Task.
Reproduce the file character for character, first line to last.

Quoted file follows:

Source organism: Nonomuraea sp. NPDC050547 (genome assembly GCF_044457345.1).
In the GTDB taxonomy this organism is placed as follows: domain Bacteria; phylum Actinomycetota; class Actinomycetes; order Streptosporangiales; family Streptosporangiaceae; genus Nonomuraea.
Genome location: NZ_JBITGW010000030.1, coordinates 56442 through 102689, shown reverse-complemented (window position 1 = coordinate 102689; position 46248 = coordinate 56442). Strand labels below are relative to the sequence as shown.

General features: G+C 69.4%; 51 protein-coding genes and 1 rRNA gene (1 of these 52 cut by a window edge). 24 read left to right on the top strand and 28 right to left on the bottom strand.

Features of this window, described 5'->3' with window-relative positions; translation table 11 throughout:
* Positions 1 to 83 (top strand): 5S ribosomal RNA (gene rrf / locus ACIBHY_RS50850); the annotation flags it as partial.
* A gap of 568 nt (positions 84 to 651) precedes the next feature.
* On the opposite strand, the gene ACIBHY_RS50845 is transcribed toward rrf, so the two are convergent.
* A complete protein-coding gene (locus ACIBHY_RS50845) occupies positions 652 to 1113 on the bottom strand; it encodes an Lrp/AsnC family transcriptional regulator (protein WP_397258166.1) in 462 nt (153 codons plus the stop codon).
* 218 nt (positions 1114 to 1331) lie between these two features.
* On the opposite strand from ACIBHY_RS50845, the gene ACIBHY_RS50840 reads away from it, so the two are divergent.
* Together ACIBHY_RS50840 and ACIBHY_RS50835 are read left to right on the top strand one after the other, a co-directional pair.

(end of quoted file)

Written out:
Source organism: Nonomuraea sp. NPDC050547 (genome assembly GCF_044457345.1).
In the GTDB taxonomy this organism is placed as follows: domain Bacteria; phylum Actinomycetota; class Actinomycetes; order Streptosporangiales; family Streptosporangiaceae; genus Nonomuraea.
Genome location: NZ_JBITGW010000030.1, coordinates 56442 through 102689, shown reverse-complemented (window position 1 = coordinate 102689; position 46248 = coordinate 56442). Strand labels below are relative to the sequence as shown.

General features: G+C 69.4%; 51 protein-coding genes and 1 rRNA gene (1 of these 52 cut by a window edge). 24 read left to right on the top strand and 28 right to left on the bottom strand.

Features of this window, described 5'->3' with window-relative positions; translation table 11 throughout:
* Positions 1 to 83 (top strand): 5S ribosomal RNA (gene rrf / locus ACIBHY_RS50850); the annotation flags it as partial.
* A gap of 568 nt (positions 84 to 651) precedes the next feature.
* On the opposite strand, the gene ACIBHY_RS50845 is transcribed toward rrf, so the two are convergent.
* A complete protein-coding gene (locus ACIBHY_RS50845) occupies positions 652 to 1113 on the bottom strand; it encodes an Lrp/AsnC family transcriptional regulator (protein WP_397258166.1) in 462 nt (153 codons plus the stop codon).
* 218 nt (positions 1114 to 1331) lie between these two features.
* On the opposite strand from ACIBHY_RS50845, the gene ACIBHY_RS50840 reads away from it, so the two are divergent.
* Together ACIBHY_RS50840 and ACIBHY_RS50835 are read left to right on the top strand one after the other, a co-directional pair.